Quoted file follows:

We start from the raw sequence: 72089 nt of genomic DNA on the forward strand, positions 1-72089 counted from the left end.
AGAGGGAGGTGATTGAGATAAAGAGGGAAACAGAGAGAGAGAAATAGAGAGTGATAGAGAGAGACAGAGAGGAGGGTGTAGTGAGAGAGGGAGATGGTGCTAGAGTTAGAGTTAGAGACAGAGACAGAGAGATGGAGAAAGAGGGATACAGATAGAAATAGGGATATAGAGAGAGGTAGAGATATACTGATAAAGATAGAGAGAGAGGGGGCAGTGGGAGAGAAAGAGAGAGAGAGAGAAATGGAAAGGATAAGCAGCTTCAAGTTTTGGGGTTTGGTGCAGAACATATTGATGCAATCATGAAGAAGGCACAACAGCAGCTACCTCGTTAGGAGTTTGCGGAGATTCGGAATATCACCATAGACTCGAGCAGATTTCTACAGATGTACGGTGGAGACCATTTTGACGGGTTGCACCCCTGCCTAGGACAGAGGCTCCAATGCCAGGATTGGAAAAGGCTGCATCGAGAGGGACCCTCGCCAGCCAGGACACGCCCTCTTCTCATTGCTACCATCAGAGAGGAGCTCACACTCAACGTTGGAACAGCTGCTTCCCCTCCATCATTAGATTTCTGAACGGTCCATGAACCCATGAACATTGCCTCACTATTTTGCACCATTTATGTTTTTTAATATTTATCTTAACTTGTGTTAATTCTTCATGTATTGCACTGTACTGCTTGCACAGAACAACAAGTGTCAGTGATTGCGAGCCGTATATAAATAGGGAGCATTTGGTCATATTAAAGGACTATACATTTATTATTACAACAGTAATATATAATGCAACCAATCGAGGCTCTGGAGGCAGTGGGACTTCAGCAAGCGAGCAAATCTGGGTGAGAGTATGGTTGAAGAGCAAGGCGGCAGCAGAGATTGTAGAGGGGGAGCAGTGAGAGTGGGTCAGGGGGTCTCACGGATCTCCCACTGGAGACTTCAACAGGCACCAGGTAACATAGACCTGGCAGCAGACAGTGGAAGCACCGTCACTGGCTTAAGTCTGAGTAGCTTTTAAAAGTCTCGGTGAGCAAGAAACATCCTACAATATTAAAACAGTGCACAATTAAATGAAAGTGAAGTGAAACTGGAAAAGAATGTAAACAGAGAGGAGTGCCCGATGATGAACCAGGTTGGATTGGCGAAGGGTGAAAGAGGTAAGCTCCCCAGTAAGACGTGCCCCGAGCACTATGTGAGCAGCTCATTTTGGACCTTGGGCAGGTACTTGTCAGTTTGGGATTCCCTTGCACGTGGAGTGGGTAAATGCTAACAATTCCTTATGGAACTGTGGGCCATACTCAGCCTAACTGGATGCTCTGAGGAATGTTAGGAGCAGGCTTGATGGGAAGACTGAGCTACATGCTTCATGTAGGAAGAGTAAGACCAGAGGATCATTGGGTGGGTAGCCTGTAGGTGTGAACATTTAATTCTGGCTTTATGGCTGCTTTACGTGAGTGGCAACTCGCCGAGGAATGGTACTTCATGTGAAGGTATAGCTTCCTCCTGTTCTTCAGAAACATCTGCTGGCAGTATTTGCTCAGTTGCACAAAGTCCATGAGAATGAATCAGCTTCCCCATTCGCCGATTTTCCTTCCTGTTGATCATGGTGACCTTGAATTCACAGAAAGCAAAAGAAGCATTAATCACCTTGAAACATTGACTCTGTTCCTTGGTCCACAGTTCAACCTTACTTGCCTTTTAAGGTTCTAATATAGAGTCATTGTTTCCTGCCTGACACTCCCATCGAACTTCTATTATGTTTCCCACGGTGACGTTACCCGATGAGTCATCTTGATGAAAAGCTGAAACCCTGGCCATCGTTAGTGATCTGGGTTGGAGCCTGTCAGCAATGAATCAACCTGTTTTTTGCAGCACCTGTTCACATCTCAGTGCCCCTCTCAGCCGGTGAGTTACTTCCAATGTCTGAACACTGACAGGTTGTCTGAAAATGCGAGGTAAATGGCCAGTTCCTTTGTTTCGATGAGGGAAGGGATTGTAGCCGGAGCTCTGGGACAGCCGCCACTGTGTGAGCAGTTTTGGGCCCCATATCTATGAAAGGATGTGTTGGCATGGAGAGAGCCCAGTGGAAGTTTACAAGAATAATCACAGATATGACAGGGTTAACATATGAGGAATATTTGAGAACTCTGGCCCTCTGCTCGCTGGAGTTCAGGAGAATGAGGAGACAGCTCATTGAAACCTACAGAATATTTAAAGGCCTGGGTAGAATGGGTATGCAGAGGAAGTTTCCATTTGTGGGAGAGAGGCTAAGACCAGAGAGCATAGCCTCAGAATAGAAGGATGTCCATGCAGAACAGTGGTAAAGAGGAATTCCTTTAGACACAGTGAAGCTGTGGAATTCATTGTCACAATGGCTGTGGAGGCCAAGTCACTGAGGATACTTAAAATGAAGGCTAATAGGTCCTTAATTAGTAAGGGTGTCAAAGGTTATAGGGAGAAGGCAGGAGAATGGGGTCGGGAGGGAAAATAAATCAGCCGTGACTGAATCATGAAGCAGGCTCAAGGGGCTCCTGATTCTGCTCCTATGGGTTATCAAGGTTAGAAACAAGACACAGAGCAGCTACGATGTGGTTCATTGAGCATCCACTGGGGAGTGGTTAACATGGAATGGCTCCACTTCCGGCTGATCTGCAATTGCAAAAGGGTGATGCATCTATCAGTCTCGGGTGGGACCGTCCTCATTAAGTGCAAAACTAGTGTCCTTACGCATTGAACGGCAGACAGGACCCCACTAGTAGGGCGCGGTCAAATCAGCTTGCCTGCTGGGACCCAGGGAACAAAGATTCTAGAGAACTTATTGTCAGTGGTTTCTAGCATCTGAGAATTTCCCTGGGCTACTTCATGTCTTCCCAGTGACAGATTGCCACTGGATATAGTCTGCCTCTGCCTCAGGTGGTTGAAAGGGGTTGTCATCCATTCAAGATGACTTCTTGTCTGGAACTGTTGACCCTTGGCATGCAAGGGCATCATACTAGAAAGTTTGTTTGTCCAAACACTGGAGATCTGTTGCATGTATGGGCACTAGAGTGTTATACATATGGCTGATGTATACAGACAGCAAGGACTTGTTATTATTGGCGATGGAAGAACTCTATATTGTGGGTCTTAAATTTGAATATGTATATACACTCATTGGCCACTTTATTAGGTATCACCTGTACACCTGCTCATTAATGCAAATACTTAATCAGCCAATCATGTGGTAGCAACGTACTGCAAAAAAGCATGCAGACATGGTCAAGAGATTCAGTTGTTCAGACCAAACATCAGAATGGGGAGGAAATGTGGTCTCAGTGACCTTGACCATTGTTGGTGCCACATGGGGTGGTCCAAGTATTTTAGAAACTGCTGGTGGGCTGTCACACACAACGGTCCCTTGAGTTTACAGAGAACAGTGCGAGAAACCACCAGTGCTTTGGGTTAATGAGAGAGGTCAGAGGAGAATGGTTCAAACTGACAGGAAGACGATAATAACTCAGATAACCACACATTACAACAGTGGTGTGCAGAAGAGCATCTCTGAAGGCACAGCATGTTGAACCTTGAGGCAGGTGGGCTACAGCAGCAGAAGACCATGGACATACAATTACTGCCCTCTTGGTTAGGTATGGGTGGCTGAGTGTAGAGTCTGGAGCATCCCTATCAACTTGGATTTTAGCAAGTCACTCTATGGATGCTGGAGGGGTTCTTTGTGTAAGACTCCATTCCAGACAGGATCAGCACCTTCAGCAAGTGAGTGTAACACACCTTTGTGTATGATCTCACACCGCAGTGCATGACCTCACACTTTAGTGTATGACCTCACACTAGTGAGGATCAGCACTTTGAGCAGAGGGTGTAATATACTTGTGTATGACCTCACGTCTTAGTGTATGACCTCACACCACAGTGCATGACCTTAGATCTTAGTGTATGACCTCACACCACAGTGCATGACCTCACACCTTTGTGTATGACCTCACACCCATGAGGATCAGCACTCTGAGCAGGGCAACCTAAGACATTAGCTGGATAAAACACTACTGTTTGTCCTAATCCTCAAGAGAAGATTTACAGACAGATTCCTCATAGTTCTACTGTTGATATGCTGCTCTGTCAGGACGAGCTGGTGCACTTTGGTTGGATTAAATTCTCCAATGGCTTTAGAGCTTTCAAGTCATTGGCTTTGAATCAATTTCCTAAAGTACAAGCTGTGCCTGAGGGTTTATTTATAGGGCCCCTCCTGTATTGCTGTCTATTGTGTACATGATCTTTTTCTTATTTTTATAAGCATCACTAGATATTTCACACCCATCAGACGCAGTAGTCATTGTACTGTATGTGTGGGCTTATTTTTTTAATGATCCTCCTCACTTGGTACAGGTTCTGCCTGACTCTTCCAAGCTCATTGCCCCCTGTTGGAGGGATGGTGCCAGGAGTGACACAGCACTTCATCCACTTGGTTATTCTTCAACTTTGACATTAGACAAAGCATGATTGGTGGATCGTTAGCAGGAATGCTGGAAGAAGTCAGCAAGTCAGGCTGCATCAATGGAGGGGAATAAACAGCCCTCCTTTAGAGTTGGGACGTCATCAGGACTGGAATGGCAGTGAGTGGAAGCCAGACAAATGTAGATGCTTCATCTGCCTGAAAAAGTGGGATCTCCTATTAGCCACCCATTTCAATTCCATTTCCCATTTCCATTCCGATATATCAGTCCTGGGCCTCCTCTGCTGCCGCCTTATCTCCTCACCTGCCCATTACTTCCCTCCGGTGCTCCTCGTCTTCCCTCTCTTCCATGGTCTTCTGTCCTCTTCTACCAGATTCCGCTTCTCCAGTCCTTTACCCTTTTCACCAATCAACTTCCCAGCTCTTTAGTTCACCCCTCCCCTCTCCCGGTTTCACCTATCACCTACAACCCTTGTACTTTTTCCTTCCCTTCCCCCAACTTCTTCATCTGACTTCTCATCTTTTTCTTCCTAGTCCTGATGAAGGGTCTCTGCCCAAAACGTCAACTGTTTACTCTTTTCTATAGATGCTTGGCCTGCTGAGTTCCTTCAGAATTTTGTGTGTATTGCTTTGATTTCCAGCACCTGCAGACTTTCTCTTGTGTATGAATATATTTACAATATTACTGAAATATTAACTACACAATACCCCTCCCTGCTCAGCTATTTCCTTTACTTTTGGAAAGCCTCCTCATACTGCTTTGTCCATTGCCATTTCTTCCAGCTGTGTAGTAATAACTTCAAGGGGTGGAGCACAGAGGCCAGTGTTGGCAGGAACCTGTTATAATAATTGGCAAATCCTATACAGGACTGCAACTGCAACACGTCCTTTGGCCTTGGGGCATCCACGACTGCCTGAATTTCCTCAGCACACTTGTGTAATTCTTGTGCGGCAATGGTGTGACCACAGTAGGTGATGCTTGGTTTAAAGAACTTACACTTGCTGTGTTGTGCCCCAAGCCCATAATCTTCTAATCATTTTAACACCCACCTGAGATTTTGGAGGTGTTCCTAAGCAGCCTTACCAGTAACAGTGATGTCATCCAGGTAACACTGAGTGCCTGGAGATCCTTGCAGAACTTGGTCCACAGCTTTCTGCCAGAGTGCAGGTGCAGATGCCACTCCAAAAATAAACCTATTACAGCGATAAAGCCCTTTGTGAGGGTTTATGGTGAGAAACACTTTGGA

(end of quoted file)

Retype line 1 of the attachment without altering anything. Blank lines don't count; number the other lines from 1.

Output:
We start from the raw sequence: 72089 nt of genomic DNA on the forward strand, positions 1-72089 counted from the left end.